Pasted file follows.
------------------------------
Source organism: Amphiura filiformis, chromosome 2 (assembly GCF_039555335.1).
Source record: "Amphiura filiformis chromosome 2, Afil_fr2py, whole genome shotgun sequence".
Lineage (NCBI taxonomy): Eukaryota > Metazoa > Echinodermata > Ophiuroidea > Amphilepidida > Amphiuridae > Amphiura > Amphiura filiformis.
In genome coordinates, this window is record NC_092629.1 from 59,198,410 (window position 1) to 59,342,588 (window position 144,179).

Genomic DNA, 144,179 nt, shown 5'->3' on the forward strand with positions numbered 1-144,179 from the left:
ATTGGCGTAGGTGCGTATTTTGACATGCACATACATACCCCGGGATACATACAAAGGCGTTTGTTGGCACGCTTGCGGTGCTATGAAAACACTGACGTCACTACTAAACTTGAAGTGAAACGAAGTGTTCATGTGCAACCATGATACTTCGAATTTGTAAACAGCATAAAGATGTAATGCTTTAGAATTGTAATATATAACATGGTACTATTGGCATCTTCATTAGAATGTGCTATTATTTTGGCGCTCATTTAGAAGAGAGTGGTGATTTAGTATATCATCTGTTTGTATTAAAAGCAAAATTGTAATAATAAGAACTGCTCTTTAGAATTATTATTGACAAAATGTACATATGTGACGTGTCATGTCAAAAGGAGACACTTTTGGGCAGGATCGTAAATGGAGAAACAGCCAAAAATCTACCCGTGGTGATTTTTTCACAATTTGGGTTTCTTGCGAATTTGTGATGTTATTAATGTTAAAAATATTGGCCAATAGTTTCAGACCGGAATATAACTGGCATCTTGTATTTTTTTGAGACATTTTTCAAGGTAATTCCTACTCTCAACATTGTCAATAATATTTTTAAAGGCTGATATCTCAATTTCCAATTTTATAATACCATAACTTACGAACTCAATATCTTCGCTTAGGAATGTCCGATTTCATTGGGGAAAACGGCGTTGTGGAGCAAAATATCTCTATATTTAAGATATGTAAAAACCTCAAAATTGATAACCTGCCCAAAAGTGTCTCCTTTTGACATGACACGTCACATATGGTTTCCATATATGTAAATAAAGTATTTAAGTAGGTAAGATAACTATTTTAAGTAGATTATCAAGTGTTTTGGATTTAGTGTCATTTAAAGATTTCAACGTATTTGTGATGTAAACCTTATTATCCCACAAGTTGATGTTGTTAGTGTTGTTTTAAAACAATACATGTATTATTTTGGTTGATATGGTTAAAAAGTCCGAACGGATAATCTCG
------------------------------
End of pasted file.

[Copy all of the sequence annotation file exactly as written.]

Source organism: Amphiura filiformis, chromosome 2 (assembly GCF_039555335.1).
Source record: "Amphiura filiformis chromosome 2, Afil_fr2py, whole genome shotgun sequence".
Lineage (NCBI taxonomy): Eukaryota > Metazoa > Echinodermata > Ophiuroidea > Amphilepidida > Amphiuridae > Amphiura > Amphiura filiformis.
In genome coordinates, this window is record NC_092629.1 from 59,198,410 (window position 1) to 59,342,588 (window position 144,179).

Genomic DNA, 144,179 nt, shown 5'->3' on the forward strand with positions numbered 1-144,179 from the left:
ATTGGCGTAGGTGCGTATTTTGACATGCACATACATACCCCGGGATACATACAAAGGCGTTTGTTGGCACGCTTGCGGTGCTATGAAAACACTGACGTCACTACTAAACTTGAAGTGAAACGAAGTGTTCATGTGCAACCATGATACTTCGAATTTGTAAACAGCATAAAGATGTAATGCTTTAGAATTGTAATATATAACATGGTACTATTGGCATCTTCATTAGAATGTGCTATTATTTTGGCGCTCATTTAGAAGAGAGTGGTGATTTAGTATATCATCTGTTTGTATTAAAAGCAAAATTGTAATAATAAGAACTGCTCTTTAGAATTATTATTGACAAAATGTACATATGTGACGTGTCATGTCAAAAGGAGACACTTTTGGGCAGGATCGTAAATGGAGAAACAGCCAAAAATCTACCCGTGGTGATTTTTTCACAATTTGGGTTTCTTGCGAATTTGTGATGTTATTAATGTTAAAAATATTGGCCAATAGTTTCAGACCGGAATATAACTGGCATCTTGTATTTTTTTGAGACATTTTTCAAGGTAATTCCTACTCTCAACATTGTCAATAATATTTTTAAAGGCTGATATCTCAATTTCCAATTTTATAATACCATAACTTACGAACTCAATATCTTCGCTTAGGAATGTCCGATTTCATTGGGGAAAACGGCGTTGTGGAGCAAAATATCTCTATATTTAAGATATGTAAAAACCTCAAAATTGATAACCTGCCCAAAAGTGTCTCCTTTTGACATGACACGTCACATATGGTTTCCATATATGTAAATAAAGTATTTAAGTAGGTAAGATAACTATTTTAAGTAGATTATCAAGTGTTTTGGATTTAGTGTCATTTAAAGATTTCAACGTATTTGTGATGTAAACCTTATTATCCCACAAGTTGATGTTGTTAGTGTTGTTTTAAAACAATACATGTATTATTTTGGTTGATATGGTTAAAAAGTCCGAACGGATAATCTCG